| FERNANDO Alonso's immortal words after Saturday's qualifier left him in a poor 11th position – 'pole is important, but not decisive' – proved to be highly auspicious for the Oviedo-born racing driver as he pulled off the near-impossible at today's European Grand Prix in Valencia.
As if egged on to victory by his fans, Spain's former world champion pulled off nothing short of a motor-racing miracle on the street circuit in what was probably the best-ever performance of his career.
In what is turning out to be an unprecedented F1 season where literally anything can happen, Alonso not only bucked the never-seen-before trend of each race having gone to a different winner, but his second victory of 2012 sees him leading up the world rankings with 111 points, well ahead of last year's unstoppable Sebastian Vettel (Red Bull) who has 85, three less than the UK's Lewis Hamilton (McLaren) and six behind Aussie team-mate Mark Webber.
And veteran Michael Schumacher made it to the podium for the first time this year, along with fellow old hand, Finland's Kimi Raikkonen.
Alonso broke down in tears on the podium, partly due to the excitement of his unexpected win and partly due to the sudden comedown after squeezing masses of energy out of himself, riding purely on the adrenalin that had pushed him through his one-hour, 44-minute, 57-lap race.
His spectacular comeback had fans who had travelled from all four corners of his native country roaring in delight as he shot past the chequered flag a whole three seconds ahead of Raikkonen, who finished second.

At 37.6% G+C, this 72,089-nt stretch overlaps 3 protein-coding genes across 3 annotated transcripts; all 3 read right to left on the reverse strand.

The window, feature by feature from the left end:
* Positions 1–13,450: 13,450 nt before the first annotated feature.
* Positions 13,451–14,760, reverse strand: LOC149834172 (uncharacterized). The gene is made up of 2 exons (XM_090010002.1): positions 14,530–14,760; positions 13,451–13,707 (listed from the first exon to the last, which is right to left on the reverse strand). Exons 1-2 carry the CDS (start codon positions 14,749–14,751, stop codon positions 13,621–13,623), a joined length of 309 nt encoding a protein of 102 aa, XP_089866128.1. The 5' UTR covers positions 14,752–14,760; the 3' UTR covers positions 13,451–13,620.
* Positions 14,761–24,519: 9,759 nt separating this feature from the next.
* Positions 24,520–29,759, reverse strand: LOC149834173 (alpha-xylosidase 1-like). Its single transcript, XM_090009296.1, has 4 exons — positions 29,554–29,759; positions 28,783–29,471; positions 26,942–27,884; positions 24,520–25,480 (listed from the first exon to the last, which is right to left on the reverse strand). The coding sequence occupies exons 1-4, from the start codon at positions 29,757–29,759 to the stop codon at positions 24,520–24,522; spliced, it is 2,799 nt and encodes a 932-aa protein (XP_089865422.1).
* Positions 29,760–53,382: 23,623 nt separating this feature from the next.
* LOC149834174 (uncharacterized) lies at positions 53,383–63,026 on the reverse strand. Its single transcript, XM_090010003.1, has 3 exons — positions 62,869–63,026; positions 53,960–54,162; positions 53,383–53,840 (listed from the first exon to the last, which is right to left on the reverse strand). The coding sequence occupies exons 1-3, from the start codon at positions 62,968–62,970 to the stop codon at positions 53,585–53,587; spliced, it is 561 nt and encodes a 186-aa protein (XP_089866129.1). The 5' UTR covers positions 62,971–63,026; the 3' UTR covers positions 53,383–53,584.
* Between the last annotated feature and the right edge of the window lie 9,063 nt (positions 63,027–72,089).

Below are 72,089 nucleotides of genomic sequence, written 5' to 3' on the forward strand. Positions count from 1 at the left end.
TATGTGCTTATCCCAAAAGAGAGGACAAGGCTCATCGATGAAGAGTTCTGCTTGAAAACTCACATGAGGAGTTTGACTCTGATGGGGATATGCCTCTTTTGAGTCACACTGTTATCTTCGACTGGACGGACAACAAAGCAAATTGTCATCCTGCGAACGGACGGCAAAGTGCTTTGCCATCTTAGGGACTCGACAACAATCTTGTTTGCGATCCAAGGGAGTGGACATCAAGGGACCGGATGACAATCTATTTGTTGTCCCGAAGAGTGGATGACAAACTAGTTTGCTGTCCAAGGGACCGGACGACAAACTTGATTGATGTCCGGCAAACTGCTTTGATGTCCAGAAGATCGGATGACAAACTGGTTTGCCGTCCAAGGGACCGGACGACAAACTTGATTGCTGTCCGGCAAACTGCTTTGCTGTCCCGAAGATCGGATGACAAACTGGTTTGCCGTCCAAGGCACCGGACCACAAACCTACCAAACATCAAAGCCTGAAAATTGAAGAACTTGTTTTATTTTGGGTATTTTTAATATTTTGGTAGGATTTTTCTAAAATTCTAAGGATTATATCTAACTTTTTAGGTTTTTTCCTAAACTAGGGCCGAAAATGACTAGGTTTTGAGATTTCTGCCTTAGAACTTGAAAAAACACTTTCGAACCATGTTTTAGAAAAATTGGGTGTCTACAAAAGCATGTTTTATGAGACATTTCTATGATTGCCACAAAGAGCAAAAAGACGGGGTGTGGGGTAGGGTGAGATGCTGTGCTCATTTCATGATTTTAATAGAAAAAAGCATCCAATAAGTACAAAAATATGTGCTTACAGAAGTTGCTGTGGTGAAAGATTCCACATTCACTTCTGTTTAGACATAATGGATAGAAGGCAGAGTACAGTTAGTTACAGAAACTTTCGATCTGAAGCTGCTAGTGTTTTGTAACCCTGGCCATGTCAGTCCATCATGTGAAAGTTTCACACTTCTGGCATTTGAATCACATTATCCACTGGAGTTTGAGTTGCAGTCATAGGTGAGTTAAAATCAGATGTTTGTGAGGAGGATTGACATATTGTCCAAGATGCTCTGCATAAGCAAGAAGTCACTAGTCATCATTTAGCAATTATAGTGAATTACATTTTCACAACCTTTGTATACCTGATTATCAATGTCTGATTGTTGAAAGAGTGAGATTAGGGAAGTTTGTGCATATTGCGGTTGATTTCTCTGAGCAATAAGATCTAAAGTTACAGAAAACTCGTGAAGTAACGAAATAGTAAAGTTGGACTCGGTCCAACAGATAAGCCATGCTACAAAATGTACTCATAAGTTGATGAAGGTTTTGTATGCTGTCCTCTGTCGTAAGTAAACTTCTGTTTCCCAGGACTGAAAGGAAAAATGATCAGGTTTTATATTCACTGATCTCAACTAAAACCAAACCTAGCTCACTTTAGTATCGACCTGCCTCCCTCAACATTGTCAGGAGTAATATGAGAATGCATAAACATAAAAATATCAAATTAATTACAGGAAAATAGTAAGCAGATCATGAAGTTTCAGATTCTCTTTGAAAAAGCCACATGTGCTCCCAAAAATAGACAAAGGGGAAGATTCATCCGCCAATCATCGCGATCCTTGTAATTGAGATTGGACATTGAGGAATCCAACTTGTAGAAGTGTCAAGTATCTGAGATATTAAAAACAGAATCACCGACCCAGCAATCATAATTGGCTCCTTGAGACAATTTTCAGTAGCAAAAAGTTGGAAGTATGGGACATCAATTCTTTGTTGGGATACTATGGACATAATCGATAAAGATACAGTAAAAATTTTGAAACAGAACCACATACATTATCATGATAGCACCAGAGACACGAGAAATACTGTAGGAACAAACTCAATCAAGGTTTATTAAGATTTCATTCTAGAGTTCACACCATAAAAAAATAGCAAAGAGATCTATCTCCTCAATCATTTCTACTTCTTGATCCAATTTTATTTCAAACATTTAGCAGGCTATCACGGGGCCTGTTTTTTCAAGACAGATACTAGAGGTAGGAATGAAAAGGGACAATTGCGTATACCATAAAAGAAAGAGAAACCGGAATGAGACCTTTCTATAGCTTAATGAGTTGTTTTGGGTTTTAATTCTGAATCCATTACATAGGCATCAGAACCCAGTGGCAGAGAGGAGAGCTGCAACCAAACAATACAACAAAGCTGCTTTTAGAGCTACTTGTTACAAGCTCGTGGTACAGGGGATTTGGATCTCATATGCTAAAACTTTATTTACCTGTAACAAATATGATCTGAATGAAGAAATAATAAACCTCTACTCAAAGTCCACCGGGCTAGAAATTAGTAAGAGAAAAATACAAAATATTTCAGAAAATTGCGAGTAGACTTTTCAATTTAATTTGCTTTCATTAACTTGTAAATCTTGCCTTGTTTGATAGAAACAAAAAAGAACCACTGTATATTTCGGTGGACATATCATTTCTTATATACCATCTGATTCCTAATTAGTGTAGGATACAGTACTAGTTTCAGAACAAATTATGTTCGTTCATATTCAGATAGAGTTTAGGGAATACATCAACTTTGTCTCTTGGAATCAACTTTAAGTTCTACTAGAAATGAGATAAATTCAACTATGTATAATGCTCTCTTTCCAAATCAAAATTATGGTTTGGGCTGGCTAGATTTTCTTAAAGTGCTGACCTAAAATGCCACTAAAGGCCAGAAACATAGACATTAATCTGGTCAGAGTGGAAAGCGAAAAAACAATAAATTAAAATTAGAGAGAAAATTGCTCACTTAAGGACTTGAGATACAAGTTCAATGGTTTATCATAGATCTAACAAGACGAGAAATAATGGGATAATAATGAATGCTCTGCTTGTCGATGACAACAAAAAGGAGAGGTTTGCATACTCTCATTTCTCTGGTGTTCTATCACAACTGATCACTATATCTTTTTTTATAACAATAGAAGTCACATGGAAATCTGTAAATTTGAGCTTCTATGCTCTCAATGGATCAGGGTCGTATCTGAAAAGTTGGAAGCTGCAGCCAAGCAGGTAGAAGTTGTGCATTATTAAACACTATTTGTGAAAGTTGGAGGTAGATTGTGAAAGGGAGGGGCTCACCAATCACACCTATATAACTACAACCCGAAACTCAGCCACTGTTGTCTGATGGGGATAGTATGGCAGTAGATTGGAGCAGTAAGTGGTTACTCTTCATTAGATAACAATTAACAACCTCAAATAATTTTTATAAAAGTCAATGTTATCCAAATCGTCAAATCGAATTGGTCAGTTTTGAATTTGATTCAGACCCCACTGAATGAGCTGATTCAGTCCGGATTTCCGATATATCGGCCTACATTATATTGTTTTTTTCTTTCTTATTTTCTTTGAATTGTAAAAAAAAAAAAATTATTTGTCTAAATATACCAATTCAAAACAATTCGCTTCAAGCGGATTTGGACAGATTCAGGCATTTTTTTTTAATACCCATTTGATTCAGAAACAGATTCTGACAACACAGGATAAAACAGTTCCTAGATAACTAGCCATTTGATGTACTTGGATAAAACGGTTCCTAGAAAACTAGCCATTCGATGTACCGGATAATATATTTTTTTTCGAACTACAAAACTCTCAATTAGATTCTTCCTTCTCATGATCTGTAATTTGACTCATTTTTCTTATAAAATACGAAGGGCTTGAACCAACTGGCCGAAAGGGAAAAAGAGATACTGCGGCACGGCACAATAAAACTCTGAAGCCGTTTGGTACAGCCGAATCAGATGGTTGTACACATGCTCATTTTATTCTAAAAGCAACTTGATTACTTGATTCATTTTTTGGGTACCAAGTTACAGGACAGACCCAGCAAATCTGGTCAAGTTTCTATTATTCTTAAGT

Even taking into account the unexpected turn of events that forced Hamilton and Vettel – those most likely to beat him – to retire, Alonso had to fight from the second he left the starting line near the back of the line-up.
All this came after the driver all the Spanish spectators were most looking forward to watching had snapped at Antena 3 television reporters in his bitter disappointment at not making it to the Q3 round due to his lamentable 11th position in the qualifier.
“Just sell the race to your public however you want, because there's going to be no podium for me this week – Sunday is going to see us losing points,” said a resigned and deflated Alonso when interviewed.
But after today's hitherto-unseen results and splendid performance by the Spanish Ferrari driver, who hurled his heart and soul into the race with the conviction that he had nothing to lose, Alonso is now within inches of beating the record set by the UK's Nigel Mansell in 1992 after he made it to the podium for the 31st time.
Only three other racing drivers in history have beaten this, meaning Alonso could one day hold the record for the highest-ever number of victories.